AP English Literature and Composition engages students in the careful reading and critical analysis of imaginative literature. Through the close reading of selected texts, students deepen their understanding of the ways writers use language to provide meaning for their readers. As they read, students consider a work’s structure, style and themes, as well as such smaller-scale elements as the use of figurative language, imagery, symbolism and tone. Writing assignments focus on the critical analysis of literature and include expository, analytical and argumentative essays. Writing to evaluate a literary work involves making and explaining judgments about its artistry and exploring its underlying social and cultural values through analysis, interpretation and argument. English III AP pre-requisite preferred, but teacher recommendation can substitute. College credit for freshman English may be earned on the AP test. Students must have semester grades no lower than a B in all previous English courses.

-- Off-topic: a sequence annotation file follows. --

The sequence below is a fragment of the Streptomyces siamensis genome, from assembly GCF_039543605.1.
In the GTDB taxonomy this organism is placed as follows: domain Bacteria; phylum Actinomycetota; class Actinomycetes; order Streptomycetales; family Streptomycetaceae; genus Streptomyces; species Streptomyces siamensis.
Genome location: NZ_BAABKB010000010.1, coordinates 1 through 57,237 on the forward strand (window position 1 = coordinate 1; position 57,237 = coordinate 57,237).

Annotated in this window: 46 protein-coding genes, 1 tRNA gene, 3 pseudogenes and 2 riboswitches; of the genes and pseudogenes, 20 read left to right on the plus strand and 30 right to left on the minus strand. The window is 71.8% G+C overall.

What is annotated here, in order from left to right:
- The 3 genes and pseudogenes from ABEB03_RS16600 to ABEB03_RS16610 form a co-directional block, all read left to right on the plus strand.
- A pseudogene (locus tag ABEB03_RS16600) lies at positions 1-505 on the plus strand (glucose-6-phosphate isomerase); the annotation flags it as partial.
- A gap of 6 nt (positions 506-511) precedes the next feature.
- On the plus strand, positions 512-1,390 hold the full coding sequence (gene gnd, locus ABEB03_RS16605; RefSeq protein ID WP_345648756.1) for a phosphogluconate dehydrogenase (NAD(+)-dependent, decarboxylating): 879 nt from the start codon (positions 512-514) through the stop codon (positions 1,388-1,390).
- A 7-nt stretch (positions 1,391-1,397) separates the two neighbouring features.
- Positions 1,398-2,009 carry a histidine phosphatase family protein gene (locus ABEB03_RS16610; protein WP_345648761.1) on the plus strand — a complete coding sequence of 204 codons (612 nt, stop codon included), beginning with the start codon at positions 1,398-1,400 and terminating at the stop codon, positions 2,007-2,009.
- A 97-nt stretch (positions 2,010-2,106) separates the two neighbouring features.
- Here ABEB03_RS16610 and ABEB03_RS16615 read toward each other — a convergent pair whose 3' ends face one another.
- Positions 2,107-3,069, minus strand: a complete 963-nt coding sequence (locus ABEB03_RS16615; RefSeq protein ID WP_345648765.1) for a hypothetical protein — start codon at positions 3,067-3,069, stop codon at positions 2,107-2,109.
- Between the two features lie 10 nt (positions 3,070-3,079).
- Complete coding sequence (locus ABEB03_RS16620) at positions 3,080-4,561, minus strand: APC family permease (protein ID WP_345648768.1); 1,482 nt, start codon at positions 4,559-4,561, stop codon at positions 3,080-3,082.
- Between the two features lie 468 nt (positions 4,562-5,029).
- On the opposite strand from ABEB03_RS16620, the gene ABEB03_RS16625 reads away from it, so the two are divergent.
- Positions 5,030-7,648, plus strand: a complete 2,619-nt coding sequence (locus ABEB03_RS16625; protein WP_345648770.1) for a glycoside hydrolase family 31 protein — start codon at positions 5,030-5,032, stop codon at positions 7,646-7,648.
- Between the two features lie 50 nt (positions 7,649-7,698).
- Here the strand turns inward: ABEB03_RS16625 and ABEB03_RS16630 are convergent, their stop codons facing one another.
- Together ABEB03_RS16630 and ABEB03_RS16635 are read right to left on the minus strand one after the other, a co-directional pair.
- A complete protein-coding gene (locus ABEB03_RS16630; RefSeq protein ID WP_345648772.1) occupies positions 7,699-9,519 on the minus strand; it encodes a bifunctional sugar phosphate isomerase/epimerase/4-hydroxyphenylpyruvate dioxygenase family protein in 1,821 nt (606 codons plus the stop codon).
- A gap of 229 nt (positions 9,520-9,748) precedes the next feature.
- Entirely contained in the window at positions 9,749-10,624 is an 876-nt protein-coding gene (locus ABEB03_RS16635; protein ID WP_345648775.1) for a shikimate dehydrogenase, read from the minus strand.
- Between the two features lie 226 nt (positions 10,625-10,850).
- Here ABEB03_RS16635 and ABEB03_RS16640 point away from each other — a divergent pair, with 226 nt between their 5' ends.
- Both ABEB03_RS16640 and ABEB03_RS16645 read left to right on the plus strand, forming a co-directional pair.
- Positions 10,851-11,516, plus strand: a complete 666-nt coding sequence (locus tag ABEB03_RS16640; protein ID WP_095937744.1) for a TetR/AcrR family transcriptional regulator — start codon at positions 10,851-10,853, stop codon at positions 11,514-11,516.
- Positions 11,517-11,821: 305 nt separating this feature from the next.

AP Macroeconomics – Grade 12 (can be used as a 4th History)
The goal of the AP Macroeconomics course is to give students a thorough understanding of the principles that apply to an economic system as a whole. Emphasis will be placed on the study of national income, the financial sector, economic performance measures, and international economics. The course is designed to prepare students to take the AP Macroeconomics Exam in May. Additionally, the rigorous workload and pace of the course will help prepare students for college level study.
AP Psychology – Grade12
Explore how psychologists use research methods and critical analysis to explore human behavior; discuss how biological, cognitive, and cultural factors converge to facilitate acquisition, development, and use of language; explore the concepts, theories, perspectives, phenomena and behaviors associated with the subfields and research areas of psychology; analyze the methods psychologists use to study various types of behavior and mental processes and evaluate the validity and significance of their contributions. There are no pre-requisite courses, although advanced writing skills are helpful.